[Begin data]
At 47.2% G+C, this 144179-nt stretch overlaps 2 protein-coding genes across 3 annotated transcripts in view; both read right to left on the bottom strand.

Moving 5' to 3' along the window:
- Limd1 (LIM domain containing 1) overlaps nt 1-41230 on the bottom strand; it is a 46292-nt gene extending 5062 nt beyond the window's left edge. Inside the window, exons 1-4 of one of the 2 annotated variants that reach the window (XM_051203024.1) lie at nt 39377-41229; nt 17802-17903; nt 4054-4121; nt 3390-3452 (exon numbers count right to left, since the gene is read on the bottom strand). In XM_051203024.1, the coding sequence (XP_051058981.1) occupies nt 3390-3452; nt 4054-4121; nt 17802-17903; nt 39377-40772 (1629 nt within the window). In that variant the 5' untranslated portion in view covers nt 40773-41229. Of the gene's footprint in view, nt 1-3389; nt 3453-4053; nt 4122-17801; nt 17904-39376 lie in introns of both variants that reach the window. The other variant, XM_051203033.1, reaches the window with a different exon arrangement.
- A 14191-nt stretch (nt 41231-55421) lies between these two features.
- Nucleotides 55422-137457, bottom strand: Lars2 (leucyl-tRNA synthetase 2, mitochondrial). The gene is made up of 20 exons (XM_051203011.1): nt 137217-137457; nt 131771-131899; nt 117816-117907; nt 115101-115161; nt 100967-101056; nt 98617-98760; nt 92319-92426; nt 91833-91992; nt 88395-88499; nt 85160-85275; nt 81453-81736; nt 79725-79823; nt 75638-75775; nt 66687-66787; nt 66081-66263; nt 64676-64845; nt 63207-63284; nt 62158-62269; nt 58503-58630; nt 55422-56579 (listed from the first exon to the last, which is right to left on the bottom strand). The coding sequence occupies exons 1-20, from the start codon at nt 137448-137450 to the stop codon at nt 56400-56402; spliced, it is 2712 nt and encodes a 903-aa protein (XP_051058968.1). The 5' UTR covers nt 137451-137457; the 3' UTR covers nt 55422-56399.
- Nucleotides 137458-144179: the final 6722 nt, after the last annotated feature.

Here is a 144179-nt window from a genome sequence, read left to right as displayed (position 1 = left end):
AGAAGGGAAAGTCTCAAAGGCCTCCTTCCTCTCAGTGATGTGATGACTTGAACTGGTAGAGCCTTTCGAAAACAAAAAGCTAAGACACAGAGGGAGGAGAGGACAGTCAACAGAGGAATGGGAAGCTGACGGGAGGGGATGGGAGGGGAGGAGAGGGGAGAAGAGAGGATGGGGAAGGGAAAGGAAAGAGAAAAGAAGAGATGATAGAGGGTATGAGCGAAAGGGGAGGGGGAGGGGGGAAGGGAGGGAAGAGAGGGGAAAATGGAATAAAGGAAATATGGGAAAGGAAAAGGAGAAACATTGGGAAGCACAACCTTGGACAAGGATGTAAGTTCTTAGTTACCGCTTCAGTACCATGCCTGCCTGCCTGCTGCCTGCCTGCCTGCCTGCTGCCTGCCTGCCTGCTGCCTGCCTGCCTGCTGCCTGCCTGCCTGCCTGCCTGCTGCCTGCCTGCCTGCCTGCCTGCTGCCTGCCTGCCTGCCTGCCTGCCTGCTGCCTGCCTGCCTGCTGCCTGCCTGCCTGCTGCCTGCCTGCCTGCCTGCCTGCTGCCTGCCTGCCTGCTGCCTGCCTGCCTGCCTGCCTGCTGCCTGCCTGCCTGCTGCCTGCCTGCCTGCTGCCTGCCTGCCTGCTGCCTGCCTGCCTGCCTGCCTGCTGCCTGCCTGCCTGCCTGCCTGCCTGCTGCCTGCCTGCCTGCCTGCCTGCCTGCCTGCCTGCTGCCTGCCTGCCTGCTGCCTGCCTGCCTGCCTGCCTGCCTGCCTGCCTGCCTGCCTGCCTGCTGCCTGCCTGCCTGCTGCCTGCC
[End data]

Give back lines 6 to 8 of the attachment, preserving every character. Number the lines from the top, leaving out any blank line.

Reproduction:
- Nucleotides 137458-144179: the final 6722 nt, after the last annotated feature.

Here is a 144179-nt window from a genome sequence, read left to right as displayed (position 1 = left end):
AGAAGGGAAAGTCTCAAAGGCCTCCTTCCTCTCAGTGATGTGATGACTTGAACTGGTAGAGCCTTTCGAAAACAAAAAGCTAAGACACAGAGGGAGGAGAGGACAGTCAACAGAGGAATGGGAAGCTGACGGGAGGGGATGGGAGGGGAGGAGAGGGGAGAAGAGAGGATGGGGAAGGGAAAGGAAAGAGAAAAGAAGAGATGATAGAGGGTATGAGCGAAAGGGGAGGGGGAGGGGGGAAGGGAGGGAAGAGAGGGGAAAATGGAATAAAGGAAATATGGGAAAGGAAAAGGAGAAACATTGGGAAGCACAACCTTGGACAAGGATGTAAGTTCTTAGTTACCGCTTCAGTACCATGCCTGCCTGCCTGCTGCCTGCCTGCCTGCCTGCTGCCTGCCTGCCTGCTGCCTGCCTGCCTGCTGCCTGCCTGCCTGCCTGCCTGCTGCCTGCCTGCCTGCCTGCCTGCTGCCTGCCTGCCTGCCTGCCTGCCTGCTGCCTGCCTGCCTGCTGCCTGCCTGCCTGCTGCCTGCCTGCCTGCCTGCCTGCTGCCTGCCTGCCTGCTGCCTGCCTGCCTGCCTGCCTGCTGCCTGCCTGCCTGCTGCCTGCCTGCCTGCTGCCTGCCTGCCTGCTGCCTGCCTGCCTGCCTGCCTGCTGCCTGCCTGCCTGCCTGCCTGCCTGCTGCCTGCCTGCCTGCCTGCCTGCCTGCCTGCCTGCTGCCTGCCTGCCTGCTGCCTGCCTGCCTGCCTGCCTGCCTGCCTGCCTGCCTGCCTGCCTGCTGCCTGCCTGCCTGCTGCCTGCC